When writing a villain, the value in not falling into a cliché trap cannot be understated. If your villain looks silly in the eyes of your reader, or his actions create a plot hole you can drive the Death Star through, you’ve lost. But an intelligent villain is but part of the equation.

Motivation is far more vital.

Why does your antagonist do what he (or she) does? What drives them? If your only answer is ‘power and wealth’, you need to do better. Why? Because most top villains are already powerful and wealthy, thus using more of the same as motivation is dull in this day and age. Readers today demand more.

I am going to commit blasphemy and criticize Tolkien. (Please understand, I don’t do this lightly. I owe Tolkien everything. He took fantasy out of fairy tales and Greek/Norse mythology and gave them life.) But, let’s face it, his villains sucked. (Except Gollum, who was awesome.) Sauron was an eye on a tower and Saruman was wizard who switched sides. What was their motivation? To simply rule the world? They were already powerful and timeless beings. Why did they want to rule the world? Let’s say Sauron got his ring back and won. He kills all humans and elves and now he rules a planet of…orcs? Yuck. Same for Saruman. Why try and help a slumbering god that will never share his power with you? What was his end game?

One of the Greatest Villain

Now, let’s compare that to arguably one of greatest villains ever written. Darth Vader. Forget the whole Anakin back story. Let’s just take him as he was in Episode 4 and 5. Vader was a loyal servant of the Empire who wanted to one day be emperor himself, but wouldn’t you agree there was always more to him? He was cold, calculating and menacing. He obviously felt nothing when Alderaan was destroyed. Why? Because that planet was one of thousands. Destroy one, you keep intergalactic civil war from happening. You maintain order. That, dear reader, is motivation. Kill a few billion to save hundreds of trillions from death and chaos.

The Emperor, on the other hand, is a punchline by today’s standards and the source of most of the items on the Evil Overlord list. Put all your eggs in one super-weapon basket. Invite the hero into your inner sanctum. Maniacal laughter. Employing legions of terror in matching uniforms that can shoot for shit. The list goes on. (Although, to be fair, I’d like to slap Luke upside the head for throwing his lightsaber away. I hope Ghost Yoda did that for me. But I digress.)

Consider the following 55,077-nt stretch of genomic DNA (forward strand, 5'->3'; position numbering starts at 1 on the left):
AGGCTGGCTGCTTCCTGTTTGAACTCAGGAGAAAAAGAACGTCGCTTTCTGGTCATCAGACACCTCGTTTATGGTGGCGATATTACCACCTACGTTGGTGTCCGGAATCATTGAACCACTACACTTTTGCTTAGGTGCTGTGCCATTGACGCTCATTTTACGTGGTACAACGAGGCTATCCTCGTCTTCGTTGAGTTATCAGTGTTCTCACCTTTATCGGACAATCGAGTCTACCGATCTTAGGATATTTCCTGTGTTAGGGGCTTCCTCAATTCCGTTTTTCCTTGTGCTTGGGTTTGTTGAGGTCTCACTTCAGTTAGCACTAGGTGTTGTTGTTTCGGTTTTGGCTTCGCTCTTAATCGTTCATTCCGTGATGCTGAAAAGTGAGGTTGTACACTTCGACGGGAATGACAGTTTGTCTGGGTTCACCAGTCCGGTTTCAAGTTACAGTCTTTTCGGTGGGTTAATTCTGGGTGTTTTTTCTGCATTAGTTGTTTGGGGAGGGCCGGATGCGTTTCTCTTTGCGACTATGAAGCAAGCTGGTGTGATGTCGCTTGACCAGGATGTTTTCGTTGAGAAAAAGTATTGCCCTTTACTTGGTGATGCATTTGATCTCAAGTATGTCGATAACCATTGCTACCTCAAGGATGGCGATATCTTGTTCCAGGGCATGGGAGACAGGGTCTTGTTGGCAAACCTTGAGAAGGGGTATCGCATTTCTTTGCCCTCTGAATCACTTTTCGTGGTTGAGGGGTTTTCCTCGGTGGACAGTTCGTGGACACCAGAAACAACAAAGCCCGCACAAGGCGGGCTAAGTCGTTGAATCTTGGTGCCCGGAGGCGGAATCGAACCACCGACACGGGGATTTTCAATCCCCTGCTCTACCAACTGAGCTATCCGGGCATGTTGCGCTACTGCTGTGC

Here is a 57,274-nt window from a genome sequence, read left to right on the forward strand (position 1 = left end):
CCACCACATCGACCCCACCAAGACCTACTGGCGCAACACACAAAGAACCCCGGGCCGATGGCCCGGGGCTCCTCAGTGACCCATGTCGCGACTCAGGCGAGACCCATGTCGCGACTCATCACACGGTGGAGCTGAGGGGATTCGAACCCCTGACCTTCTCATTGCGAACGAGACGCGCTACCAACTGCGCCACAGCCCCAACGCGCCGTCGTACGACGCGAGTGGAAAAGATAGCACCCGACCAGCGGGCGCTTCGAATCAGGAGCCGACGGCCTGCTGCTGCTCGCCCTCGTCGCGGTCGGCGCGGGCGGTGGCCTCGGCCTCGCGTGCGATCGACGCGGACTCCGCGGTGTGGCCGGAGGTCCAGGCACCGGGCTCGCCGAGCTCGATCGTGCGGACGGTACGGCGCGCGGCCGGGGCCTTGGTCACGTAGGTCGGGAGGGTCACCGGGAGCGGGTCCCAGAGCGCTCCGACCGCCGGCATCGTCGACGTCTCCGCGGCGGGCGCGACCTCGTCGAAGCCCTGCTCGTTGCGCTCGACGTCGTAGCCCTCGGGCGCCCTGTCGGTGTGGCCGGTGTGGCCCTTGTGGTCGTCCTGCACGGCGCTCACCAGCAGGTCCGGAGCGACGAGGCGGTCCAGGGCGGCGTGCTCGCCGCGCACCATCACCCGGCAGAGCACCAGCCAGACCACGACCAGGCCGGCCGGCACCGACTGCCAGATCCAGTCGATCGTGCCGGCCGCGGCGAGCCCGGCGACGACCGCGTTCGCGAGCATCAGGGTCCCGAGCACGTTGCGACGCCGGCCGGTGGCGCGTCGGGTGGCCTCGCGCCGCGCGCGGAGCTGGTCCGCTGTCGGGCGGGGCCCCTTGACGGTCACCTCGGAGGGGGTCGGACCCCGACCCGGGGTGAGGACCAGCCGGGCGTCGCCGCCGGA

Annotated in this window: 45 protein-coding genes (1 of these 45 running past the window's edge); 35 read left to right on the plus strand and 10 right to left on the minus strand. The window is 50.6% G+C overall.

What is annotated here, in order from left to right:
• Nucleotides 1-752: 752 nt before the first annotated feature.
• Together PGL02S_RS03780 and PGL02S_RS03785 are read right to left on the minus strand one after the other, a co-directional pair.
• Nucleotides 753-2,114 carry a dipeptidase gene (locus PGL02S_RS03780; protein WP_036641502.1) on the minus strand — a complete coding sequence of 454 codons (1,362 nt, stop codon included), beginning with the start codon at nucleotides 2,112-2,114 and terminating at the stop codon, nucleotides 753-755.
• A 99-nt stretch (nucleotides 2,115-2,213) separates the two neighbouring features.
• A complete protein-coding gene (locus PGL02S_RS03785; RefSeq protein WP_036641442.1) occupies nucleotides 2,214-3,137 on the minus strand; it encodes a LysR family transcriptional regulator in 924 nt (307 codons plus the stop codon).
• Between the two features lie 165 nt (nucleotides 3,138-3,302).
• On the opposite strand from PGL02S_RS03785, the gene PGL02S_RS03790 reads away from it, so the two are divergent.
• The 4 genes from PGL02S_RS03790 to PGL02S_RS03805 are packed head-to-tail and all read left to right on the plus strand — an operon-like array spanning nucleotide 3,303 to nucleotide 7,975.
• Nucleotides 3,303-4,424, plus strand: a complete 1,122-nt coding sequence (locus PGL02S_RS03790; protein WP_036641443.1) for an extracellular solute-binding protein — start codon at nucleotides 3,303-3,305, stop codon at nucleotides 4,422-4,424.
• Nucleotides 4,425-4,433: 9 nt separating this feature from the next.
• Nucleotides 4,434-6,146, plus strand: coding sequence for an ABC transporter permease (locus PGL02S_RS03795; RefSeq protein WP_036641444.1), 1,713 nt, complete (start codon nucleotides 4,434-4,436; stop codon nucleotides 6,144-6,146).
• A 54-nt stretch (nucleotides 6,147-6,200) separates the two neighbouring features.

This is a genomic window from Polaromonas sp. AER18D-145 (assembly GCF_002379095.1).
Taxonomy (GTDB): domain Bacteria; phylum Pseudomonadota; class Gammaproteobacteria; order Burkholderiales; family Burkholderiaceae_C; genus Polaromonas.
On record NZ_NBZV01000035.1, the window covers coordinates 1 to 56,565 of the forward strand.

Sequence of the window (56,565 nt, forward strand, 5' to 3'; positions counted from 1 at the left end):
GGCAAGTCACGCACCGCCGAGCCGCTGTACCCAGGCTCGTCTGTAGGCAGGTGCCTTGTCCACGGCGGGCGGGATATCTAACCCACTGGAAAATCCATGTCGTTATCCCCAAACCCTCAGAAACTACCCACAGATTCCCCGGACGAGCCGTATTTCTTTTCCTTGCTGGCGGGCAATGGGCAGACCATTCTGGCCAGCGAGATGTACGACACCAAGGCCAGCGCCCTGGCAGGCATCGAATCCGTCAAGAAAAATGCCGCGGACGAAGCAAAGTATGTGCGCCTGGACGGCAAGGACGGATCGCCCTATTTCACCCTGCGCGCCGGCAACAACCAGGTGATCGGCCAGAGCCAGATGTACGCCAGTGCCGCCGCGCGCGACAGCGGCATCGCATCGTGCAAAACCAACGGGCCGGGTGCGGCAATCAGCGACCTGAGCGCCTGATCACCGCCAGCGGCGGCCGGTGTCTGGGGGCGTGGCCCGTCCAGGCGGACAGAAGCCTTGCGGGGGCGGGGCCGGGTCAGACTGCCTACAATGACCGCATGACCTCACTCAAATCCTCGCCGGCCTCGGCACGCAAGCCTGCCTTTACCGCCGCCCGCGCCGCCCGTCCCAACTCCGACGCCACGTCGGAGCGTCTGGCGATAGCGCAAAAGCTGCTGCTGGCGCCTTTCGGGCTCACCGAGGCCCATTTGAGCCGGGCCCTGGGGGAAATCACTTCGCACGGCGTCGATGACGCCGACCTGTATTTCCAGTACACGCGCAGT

Back to Darth Vader. He is the hero of his own story. He believes he is making the galaxy a better place, for everyone. Can you say the same for Sauron? Not really. He was mostly a force of nature that just existed, from a time when readers accepted the two-dimensional villain. We never got to know Sauron and we weren’t really afraid of him. If Darth Vader, however, walks onto your ship, you better be wearing your brown trousers.

My Perfect Villain : Demos Azari

Let’s take a glance at my antagonist, Demos Azari. Look at this scene in The Penance of Pride when Aaron asks:

“Why? Why are you involved with these evil men?”

“Let me show you something.” Demos rose and walked over to the canvas Aaron had noticed before. “I painted this from the window in the tower above. What do you think?”

Aaron stepped closer and examined the worn artwork. It depicted the western half of Anderholm, but had several odd omissions. He pointed at places in the paining. “Where is the inner wall and observatory? And the university bell tower should be here. The forest line is all wrong.”

Demos stepped behind the easel and faced him. “That’s because I painted this a hundred and ninety years ago.”

Aaron looked at the painting again.

“Yes, that’s right. In nearly two centuries all that’s changed in Anderholm are a few buildings and a wall.”

“And what has that to do—”

Demos clenched in fist in front of Aaron’s face. “Open your eyes, historian. Humanity has stagnated. Not just in Anderholm, but everywhere. I challenge you to name one significant advance man has put forth in the last hundred years. Two hundred, even.”

Aaron searched his memories. There had been some advances in agriculture. Trade had expanded and become more efficient and profitable, but these were hardly significant. He shook his head.

Demos nodded. “Exactly. People cling to lies, working tirelessly to please false gods and waiting for death so they can frolic in the fields of Eriensym. The old ways have prevented men from seizing their true destiny, their true potential. The Innocenti alone have the strength to lead them to that truth.”

See what I mean?

The End justifies the Means for a Villain

Demos is the epitome of ‘the end justifies the means.’ He stabs a loyal apprentice in the belly and slits the throat of a young woman without hesitation, not because he enjoys killing, but because their deaths were necessary to achieve the goal of bringing humanity out of its stagnation. He gives no impression that he wants to rule. In fact, just the opposite; he wants to be the voice behind the throne.

When you write your villains, they must have motivation. You don’t need to psychoanalyze them or show their weaknesses—they don’t need to cry for the lost mother they could never save, or even be conflicted about their goals—but your reader must think, “If I was this person, would I do anything differently?” If the answer is “probably not” you’re well on your way to writing a great villain.

But still, please don’t have your villain employ a device with a digital countdown. If such a device is absolutely unavoidable, have him set it to activate when the counter reaches 117 and the hero is just putting his plan into operation. Also, your villain should never turn into a snake. It never helps.

Write On!

 

Sorrow and Rage United

 

 

If you want to see how I translate this into my work,  Download my free short story here!